I had heard he Get Off My Internets before, but I rediscovered it a few weeks ago. I’m pretty ashamed for spending about 3 hours looking through the site. It was mind blowing. On one hand I completely understand the sarcasm, there are some ridiculous things on the internet, but when I went to the forum, I can’t even. Guys, people are mean. But I don’t want to talk about how mean people are over insignificant things. I’ve just been thinking about a certain question lately and GOMI has deepened my interest.

Does a blog ever stop being a blog?

Here’s what I’ve been considering the past few months. A Beautiful Mess (ABM) has always been my example for this. (It also just so happens to be a pretty popular subject on GOMI.) Most of us know the back story. Elsie and Emma started the blog together several years ago and now it’s this huge place for DIY’s, recipes, pretty home tours, etc. It’s also a subject of ridicule because the average person doesn’t have the time or possible skills to create a lot of their stuff. They also have this incredible ability to always look great and take amazing pictures. We all know at least one blogger who has the always pretty, way too talented to be real content and photos.

But back to ABM, they are very VERY open about the fact that they have a whole team of people responsible for content. They’ve created two phone apps, released two books, created a line of stationary/scrapbooks products, the list just goes on. So are they held up to the standards of a blog, or have they turned into a business that has a very open relationship with its consumers?

On one hand, they’ve clearly become a business. They employ multiple people and carry products. So are they still worthy of being held to the same blogging rules and guidelines? And what are these blogging rules and guidelines?

To me, the biggest things I think a blog should be are honest, relatable and real.

But that makes it more complicated, those are qualities that are increasingly being demanded from the businesses we purchase from. So if ABM is classified as a business, does that mean it should be held up to the standards of honesty, relatability and realness?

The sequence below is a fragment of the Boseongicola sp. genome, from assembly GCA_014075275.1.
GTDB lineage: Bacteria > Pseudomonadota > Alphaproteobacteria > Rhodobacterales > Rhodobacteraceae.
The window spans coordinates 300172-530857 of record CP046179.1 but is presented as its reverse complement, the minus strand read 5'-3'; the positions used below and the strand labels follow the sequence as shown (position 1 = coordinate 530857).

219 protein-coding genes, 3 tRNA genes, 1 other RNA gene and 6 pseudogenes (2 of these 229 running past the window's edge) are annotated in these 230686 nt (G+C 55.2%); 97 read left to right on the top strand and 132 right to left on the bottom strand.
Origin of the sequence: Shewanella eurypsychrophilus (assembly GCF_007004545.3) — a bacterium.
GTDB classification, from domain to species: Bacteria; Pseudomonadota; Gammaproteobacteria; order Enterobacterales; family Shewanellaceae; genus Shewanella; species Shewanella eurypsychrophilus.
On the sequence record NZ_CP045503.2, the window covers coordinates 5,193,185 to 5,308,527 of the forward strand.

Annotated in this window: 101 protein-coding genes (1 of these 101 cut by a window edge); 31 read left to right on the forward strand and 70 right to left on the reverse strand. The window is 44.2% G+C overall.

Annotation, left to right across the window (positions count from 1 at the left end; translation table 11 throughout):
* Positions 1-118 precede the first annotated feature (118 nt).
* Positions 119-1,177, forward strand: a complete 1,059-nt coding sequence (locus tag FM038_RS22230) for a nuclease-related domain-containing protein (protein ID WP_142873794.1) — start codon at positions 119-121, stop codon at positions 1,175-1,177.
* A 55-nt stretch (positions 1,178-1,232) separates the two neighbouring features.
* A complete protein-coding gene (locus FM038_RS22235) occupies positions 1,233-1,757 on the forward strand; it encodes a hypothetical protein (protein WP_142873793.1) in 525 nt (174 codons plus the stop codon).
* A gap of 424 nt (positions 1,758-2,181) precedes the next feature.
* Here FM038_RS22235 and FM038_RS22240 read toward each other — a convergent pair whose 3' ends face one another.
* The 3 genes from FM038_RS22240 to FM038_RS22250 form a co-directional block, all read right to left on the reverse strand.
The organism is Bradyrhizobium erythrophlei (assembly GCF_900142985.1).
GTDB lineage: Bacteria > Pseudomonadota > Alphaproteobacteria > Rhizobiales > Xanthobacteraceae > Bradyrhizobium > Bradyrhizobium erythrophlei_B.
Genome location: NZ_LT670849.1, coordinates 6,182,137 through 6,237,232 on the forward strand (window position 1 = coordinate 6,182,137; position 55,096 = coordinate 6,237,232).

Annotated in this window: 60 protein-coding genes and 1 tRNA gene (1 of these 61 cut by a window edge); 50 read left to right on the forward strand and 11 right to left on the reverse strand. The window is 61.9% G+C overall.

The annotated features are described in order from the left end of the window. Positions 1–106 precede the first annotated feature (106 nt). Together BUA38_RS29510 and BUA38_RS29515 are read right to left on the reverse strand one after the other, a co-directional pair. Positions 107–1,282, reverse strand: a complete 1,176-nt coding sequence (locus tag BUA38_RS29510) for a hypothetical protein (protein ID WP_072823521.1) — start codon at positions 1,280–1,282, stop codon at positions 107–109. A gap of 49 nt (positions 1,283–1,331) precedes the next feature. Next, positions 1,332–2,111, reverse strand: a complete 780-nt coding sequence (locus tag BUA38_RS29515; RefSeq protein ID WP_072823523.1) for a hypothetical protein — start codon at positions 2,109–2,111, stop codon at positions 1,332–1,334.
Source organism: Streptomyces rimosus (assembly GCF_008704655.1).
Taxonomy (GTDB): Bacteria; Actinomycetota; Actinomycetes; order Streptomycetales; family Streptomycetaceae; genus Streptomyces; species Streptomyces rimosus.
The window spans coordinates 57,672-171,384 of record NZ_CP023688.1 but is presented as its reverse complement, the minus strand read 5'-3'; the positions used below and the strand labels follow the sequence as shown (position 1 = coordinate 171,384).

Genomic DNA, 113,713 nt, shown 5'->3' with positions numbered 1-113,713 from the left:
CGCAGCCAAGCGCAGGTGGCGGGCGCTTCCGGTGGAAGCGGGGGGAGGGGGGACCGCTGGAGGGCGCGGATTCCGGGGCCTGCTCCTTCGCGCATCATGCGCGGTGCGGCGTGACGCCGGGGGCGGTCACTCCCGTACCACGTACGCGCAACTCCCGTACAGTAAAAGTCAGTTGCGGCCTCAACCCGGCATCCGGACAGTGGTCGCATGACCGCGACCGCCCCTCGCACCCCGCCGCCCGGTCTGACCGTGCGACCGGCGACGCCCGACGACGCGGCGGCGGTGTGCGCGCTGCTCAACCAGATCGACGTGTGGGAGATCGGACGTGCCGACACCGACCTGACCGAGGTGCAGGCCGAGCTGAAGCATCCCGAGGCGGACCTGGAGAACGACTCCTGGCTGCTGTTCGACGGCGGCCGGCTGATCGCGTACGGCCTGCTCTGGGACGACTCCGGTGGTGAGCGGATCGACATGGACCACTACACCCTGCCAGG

When a user on GOMI writes about how the DIY projects on ABM are stupid because nobody can do it, does that signify a consumer participating in the quality and products of a business or a soon to be not reader who hates a blog?

Does this even make sense? Pretty much, I just hate people bitching about people’s blogs. Many times, the blogs they complain about are running a business. Yes, the blogger will pretty much always look way too pretty in their pictures for the amount of kids they have, but she’s making money off her blog because she has the pretty photos that she either learned to take herself or hired out for.

Facebook is another way for me to explain what I’m thinking. Say an old classmate has a photography business. Will you judge her personal profile the same way you judge her photography business profile? Probably not. If everything she shares on her personal profile is rainbows and butterflies, you get the sense she’s lying and fake. But if she were sharing photos of the good and really bad stuff on her professional page, you wouldn’t like it too much.

I think that’s how one should look at a blog. There’s no reason to bitch about them always looking perfect. For one, nobody likes someone who is mean and complains, and two, many bloggers are trying to build a business. Can you really blame them for wanting to put a pretty, well put together foot forward?